It's one thing to say "I don't believe it happened like you say it did." But OBVIOUSLY it happened in SOME sense or we wouldn't have the Church? So how do you say all of this came about? Instead of saying "I question this, that or the other," fill in the gaps for me and tell me how we got to this point in history.

Because I can take you back through history and document my claims.

Please do Dave, as I do not know the history of the church and as I've said, I'm in an "I don't know" place right now and feel that I need to "pee or get off the pot" so to speak so anything you can point me to that I need to check out and consider, I'd be grateful...

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I really wish this thread was in ABF, I'd love to have more than just our opinions on it.

I agree, repeating a claim doesn't make it true so why keep saying there's a scholarly consensus? There's plenty out there who disagree and therefore, there is no consensus. There is no general agreement or unanimity.

"Consensus" doesn't mean unanimity. It means MOST scholars agree. And they do -- with me, that is.

I disagree on the Ephesians passage (and let's not cut it off). The first part was omitted in your quote: Whereby, when ye read, ye may understand my knowledge in the mystery of Christ) 5 Which in other ages was not made known unto the sons of men, as it is now revealed unto his holy apostles and prophets by the Spirit;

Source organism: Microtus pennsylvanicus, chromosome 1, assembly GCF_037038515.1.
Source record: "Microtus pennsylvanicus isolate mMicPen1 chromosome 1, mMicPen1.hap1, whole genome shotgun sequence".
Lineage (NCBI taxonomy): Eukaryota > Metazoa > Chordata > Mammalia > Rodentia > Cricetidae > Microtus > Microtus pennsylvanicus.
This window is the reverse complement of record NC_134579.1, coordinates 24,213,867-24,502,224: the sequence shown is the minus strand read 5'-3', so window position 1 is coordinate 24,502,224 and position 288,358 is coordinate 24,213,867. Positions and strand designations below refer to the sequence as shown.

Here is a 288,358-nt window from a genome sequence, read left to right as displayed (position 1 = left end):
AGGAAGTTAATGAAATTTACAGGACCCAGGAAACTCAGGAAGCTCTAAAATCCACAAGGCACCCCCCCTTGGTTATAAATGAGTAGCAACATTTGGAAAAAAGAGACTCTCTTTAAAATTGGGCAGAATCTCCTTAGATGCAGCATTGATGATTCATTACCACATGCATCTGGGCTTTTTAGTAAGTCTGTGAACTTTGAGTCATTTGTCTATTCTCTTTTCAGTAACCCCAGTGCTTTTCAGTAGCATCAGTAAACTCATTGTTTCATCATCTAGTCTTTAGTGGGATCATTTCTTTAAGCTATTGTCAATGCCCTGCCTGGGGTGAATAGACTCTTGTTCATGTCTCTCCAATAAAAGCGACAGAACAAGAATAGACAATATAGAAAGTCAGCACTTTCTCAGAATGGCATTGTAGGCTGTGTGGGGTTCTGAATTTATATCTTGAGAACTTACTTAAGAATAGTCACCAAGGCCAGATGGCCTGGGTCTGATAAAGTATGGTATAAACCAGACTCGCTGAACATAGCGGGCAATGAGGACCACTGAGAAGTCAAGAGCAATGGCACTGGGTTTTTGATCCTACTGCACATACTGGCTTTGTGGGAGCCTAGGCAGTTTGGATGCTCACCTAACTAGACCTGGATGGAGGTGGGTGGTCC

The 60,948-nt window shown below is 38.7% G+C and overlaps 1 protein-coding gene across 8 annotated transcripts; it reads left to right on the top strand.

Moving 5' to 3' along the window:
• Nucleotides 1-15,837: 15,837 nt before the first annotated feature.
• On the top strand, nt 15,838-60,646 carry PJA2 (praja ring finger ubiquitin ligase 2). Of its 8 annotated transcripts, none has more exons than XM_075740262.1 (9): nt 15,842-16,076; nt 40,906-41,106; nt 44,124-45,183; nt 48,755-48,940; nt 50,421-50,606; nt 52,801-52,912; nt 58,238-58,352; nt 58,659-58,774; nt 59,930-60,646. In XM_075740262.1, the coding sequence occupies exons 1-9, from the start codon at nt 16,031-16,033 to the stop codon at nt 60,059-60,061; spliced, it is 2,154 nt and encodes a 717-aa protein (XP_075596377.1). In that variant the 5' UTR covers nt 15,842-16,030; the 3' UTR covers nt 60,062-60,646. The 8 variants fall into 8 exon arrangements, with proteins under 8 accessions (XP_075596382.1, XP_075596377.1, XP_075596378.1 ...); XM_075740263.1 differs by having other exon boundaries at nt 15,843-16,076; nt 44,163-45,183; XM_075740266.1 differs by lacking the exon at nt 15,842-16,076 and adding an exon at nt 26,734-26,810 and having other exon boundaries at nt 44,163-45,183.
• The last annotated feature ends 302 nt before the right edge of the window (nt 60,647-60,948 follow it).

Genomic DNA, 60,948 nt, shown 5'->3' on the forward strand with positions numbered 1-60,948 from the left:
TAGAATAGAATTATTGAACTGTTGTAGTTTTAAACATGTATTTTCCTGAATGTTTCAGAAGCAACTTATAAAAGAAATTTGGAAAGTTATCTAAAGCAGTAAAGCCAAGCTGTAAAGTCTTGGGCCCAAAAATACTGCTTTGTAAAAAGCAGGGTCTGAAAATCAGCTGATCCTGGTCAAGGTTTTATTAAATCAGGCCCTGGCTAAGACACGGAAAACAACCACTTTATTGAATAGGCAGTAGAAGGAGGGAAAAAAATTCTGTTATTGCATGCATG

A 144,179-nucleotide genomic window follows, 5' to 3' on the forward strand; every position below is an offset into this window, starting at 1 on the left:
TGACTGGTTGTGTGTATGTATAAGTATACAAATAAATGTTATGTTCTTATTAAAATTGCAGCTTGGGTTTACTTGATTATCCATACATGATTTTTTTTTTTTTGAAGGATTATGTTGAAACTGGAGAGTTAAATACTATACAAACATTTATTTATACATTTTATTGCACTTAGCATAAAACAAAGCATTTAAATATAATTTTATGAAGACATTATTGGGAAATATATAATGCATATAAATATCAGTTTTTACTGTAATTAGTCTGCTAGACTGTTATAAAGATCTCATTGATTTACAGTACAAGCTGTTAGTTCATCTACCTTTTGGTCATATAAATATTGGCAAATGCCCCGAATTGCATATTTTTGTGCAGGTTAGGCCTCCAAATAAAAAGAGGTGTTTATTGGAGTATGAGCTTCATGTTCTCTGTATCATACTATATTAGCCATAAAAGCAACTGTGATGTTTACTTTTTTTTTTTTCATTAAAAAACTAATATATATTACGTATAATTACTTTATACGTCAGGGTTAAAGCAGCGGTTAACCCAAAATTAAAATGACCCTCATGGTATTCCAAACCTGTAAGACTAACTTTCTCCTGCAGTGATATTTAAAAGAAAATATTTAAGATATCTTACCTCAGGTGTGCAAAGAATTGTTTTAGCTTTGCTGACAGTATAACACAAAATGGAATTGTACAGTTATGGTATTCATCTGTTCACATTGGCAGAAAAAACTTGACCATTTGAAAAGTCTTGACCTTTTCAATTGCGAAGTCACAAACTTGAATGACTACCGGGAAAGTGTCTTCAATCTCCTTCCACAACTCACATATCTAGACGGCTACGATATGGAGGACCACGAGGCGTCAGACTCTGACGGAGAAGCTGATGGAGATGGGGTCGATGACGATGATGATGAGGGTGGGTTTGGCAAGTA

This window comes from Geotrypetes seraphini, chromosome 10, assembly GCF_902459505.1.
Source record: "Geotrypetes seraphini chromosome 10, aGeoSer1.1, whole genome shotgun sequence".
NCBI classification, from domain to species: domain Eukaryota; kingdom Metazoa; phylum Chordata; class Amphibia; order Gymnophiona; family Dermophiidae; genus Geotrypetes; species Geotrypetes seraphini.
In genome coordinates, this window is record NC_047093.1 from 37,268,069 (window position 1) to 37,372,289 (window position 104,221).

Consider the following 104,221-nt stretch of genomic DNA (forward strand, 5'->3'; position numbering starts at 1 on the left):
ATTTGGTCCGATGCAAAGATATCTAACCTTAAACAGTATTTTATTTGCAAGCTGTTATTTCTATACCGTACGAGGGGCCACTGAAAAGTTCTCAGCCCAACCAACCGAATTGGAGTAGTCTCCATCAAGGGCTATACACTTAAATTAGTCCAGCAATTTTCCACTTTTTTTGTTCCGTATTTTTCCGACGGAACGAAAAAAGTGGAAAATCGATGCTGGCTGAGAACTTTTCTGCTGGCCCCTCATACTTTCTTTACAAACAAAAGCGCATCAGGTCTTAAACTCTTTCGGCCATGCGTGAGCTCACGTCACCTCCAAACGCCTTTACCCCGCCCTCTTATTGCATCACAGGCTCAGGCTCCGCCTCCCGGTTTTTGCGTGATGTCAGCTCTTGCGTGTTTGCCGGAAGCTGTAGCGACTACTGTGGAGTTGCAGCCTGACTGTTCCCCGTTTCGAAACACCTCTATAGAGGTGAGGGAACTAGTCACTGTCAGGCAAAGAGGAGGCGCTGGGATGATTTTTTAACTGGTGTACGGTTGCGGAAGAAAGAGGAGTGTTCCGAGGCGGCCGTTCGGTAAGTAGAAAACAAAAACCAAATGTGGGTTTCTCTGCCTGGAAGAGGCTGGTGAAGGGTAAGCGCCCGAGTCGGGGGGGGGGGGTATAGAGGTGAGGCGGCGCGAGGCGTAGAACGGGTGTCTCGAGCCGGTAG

So when Christ was allegedly alive and crucified and labeled the savior, people didn't know? Really? And now the only way it's known is by revelation by the Spirit. Where am I reading that wrong?

Who are His "holy apostles and prophets?" You seem to be saying that means "St. Paul, and only him." And who are the "sons of men" in "other ages?" You seem to be saying that's everyone before St. Paul. Neither of those are correct, and neither of them fairly follow from the passage.

Yes, I meant 3rd or 4th century on the age of Bible.

I'm simply looking at the Bible and saying what's out there that confirms this and there's nothing there. By all means, feel free to point me in the direction of things I might have missed. Also, I feel the need to reiterate that I haven't reached a final conclusion yet.

But that's just not true, Cappy. You say "there's nothing there." I'm telling you the history. I've pointed you already to Ignatius and Clement -- start there and work forward. The writings are there. If you don't know about them, that doesn't mean they don't exist.

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Authorship of John, Mark, Peter, Luke are all questioned and from what I can gather most agree that the disciples did not write them but that the names were attributed to them.

As for Nazareth, yes, I know it's on a map now but isn't it odd that the Old Testament and the historians of the day don't mention the birthplace of the Savior?

I don't dispute the authorship is questioned, but I find it interesting that the consensus for the historicity of Jesus is much greater than the consensus for non-Apostolic authorship of the Gospels, which is why I said you were special pleading before.